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Head Case: Education Effects on Bethel Students’ Knowledge, Attitudes and Beliefs about Concussions

Faculty Supervisor:
Dwight Krehbiel
Year of Project Completion:
2016
Student:
Eric Preheim

Abstract

Concussions are constantly in the media for their effect on former NFL players who are diagnosed with Chronic Traumatic Encephalopathy (CTE), typically post­mortem. A less reported effect of concussions is the one it has on student­athletes at the high school and college levels. The damage of concussions is partially the result of factors such as a lack of knowledge, misguided attitudes and beliefs, and inadequate management programs. This study used cluster sampling to survey thirty fall­sport, college athletes about their knowledge, attitudes and beliefs towards concussions. They were surveyed once more after the school­planned concussion education meeting with a local doctor for the athletes. The possibility of testing effects should be acknowledged because the pre and post­test forms were identical. Data analysis focused on comparisons between pretest and posttest scores. This analysis was narrowed to also focus on subgroups of the pre and post­tests. Attitudes and beliefs remained stagnant after the education. Knowledge of concussion symptoms changed in an unexpected way. The time in which one completed the posttest affected how accurately one would identify symptoms. An apparent sports culture exists and contributes to students’ feelings of hopelessness when learning about concussions. This hopelessness leads to identifying a significantly greater amount of potential symptoms as true symptoms.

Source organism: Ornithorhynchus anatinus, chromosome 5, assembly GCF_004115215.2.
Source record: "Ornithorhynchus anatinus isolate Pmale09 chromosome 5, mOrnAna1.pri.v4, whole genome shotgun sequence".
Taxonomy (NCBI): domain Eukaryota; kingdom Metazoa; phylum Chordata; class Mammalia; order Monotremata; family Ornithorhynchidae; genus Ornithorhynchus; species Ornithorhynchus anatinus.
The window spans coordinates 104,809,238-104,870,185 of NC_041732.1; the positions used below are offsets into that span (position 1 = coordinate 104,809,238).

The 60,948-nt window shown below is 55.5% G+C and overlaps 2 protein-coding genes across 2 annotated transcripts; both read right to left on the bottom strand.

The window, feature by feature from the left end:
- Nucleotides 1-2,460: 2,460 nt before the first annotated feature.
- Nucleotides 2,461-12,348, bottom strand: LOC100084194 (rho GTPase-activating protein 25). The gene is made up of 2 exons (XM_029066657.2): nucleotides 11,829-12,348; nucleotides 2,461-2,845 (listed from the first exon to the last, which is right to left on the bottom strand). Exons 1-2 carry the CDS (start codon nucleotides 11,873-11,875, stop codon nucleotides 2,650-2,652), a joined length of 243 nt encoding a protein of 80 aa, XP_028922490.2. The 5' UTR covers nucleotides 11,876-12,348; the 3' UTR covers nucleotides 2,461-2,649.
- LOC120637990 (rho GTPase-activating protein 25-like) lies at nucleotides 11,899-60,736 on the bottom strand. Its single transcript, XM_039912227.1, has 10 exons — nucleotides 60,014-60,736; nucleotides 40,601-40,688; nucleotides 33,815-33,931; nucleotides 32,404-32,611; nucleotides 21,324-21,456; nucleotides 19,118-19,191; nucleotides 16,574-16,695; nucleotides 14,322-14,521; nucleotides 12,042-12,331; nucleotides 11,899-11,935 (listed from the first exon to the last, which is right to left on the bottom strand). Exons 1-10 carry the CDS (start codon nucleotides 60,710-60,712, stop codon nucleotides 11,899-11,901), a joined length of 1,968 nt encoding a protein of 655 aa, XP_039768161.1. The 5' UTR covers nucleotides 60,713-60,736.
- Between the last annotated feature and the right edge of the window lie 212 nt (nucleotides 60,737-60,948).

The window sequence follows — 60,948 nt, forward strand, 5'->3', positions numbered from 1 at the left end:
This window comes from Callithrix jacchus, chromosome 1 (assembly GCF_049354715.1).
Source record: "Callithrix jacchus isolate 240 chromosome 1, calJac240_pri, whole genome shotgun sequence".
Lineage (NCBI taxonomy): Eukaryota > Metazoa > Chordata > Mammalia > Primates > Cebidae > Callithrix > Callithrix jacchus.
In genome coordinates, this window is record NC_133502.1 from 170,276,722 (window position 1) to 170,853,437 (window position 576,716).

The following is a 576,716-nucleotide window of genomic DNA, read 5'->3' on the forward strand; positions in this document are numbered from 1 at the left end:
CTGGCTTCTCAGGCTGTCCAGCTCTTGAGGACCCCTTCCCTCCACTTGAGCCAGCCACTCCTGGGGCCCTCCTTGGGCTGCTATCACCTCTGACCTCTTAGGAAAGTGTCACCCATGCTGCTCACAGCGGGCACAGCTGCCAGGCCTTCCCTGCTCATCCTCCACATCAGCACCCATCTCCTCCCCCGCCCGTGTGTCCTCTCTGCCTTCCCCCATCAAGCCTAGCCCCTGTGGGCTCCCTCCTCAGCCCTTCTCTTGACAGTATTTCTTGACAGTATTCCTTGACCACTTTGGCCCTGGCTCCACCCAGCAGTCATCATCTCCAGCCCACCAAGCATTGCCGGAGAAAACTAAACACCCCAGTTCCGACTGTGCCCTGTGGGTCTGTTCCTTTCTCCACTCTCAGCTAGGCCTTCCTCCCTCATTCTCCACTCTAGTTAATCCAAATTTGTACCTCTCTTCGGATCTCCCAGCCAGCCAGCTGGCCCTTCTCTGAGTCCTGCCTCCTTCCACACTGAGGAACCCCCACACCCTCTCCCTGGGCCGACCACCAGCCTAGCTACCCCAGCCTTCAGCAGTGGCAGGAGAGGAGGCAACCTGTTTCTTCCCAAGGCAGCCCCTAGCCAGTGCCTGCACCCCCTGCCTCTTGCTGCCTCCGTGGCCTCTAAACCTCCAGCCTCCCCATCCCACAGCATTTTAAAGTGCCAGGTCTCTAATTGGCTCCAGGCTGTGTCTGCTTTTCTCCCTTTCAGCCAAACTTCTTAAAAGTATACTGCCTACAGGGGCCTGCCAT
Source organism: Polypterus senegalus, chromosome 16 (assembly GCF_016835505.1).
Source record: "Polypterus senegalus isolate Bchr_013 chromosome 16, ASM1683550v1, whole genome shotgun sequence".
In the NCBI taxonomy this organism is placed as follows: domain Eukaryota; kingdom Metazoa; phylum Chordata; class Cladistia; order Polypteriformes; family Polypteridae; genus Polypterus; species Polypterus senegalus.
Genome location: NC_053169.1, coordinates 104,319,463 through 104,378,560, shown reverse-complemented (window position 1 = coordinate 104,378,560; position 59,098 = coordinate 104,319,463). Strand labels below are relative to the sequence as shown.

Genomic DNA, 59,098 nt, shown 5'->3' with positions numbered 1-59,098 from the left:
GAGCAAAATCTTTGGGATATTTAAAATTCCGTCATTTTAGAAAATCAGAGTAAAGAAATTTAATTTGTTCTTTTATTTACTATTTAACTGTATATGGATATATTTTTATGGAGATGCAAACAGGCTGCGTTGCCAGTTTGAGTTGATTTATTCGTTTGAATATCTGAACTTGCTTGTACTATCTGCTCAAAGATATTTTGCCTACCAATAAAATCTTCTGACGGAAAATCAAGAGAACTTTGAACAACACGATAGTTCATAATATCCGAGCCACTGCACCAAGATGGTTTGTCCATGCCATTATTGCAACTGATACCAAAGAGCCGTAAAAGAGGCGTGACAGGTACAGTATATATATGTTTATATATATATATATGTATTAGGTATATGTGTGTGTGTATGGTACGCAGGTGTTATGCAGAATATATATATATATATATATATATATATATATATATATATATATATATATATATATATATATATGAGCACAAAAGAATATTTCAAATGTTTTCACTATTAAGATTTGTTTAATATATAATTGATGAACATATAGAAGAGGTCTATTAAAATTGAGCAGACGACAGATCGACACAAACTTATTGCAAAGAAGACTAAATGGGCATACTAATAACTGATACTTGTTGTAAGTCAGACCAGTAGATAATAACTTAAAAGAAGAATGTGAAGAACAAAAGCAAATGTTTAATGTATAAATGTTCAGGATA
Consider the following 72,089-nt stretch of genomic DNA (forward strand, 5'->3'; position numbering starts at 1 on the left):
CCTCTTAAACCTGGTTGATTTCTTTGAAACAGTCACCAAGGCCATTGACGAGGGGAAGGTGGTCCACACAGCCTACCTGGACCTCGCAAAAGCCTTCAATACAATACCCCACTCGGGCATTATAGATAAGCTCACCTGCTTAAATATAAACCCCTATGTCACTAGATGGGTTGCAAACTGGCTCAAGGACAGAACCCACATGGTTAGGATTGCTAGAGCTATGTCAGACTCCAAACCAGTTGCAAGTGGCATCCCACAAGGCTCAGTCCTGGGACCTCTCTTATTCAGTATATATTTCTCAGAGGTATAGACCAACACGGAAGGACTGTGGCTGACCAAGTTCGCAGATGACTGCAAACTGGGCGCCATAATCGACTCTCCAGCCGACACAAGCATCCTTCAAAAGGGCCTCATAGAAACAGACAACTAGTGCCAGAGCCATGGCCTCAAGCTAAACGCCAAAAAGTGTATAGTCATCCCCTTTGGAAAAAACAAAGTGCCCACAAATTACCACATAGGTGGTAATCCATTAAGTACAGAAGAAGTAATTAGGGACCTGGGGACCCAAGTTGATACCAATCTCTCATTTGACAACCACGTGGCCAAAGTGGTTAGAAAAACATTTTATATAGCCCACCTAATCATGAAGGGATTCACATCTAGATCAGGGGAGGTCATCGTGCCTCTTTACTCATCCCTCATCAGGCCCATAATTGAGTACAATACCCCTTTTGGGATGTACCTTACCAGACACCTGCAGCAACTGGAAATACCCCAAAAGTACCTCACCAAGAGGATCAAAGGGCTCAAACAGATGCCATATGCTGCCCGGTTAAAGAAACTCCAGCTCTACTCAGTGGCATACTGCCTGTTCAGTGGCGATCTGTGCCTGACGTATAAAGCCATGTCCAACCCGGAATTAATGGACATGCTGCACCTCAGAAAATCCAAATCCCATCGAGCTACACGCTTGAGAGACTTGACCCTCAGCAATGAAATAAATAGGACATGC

About Bethel

As the first Mennonite college founded in North America, Bethel College celebrates a tradition of progressive Christian liberal arts education, diversity within community, and lifelong learning.